Divers hope to net support for the removal of ‘ghost’ fishing gear off west coast

By Dan Buckley

A team of Dutch technical divers are bringing their global campaign to rid the oceans of so-called ‘ghost gear’ to the west coast of Ireland next month.

Operation Stone and Pots takes place off Galway from September 3-6 and will be carried out by six volunteer technical divers who are part of the Ghost Fishing Foundation, an international non-profit organisation dedicated to cleaning up the marine environment.

They will remove lobster pots from the seabed and, depending on their condition, return them to fishermen for reuse.

Along with plastics, this gear continues to fish and trap animals, entangle and potentially kill marine life. They will be supported by German-based Gesellschaft zur Rettung der Delphine, a non-profit organisation dedicated to the conservation of wild dolphins and their habitats. GRD was founded in 1991 by Rollo Gebhard, a famous German sailor who sailed around the world three times.

It is the first time a mission to rid the seabed of the deadly traps will take place in Irish waters which boast a rich biodiversity that harbours 24 species of the world’s whales and dolphins.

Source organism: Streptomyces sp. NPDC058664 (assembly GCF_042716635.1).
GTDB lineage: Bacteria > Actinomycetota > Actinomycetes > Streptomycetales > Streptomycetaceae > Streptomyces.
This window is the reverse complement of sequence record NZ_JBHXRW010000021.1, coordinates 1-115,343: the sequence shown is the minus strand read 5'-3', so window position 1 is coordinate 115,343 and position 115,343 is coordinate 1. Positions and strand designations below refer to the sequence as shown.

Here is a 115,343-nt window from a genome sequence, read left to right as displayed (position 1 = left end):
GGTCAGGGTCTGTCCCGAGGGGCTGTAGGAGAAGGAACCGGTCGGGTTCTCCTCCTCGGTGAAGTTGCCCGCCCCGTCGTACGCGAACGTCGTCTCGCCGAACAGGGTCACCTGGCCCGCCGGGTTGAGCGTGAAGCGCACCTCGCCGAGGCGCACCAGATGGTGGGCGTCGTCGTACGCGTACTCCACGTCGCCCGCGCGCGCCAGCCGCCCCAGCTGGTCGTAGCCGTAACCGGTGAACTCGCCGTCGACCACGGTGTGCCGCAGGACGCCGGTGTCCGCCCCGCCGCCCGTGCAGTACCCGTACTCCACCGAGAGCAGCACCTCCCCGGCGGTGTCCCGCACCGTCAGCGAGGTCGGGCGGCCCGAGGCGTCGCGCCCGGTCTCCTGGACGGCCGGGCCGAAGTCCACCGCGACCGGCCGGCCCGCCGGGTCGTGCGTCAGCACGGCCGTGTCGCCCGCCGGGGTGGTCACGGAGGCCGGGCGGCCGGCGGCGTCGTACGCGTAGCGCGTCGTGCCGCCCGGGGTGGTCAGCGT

During a preliminary survey dive in May off the west coast, divers recorded countless numbers of abandoned lobster pots at the bottom of the sea.

The baskets and their attachment ropes continue to kill countless sharks, fish or crustaceans.

“For the protection of the biodiversity in the oceans, it is very important to stop the senseless killing”, explains Verena Platt-Till of GRD.

The move follows support in June from the European Parliament’s Fisheries Committee for a proposal by British Conservative MEP John Flack to include ‘ghost fishing’ as part of the campaign to rid the oceans of waste plastic.

The proposals recommend that the EU and Member States:

Set up port reception schemes where financial incentives are offered to fishermen for returning unwanted nets.

Incentivise vessels to use technology to track and if necessary retrieve their lost nets.

Support research into biodegradable nets to speed up their development.

Mr Flack, who is leading the European Parliament’s Fisheries committee’s response to the EU’s plastic strategy, said:

“The EU must make tackling ghost fishing part of its new plastics strategy. The tragedy of ghost fishing must end.”

The public is invited to join the team for a presentation of the work of Ghost Fishing and a beach cleanup on Thursday, September 6. Those interested can follow Operation “Stone & Pots” on Facebook/ghostnetsIreland.

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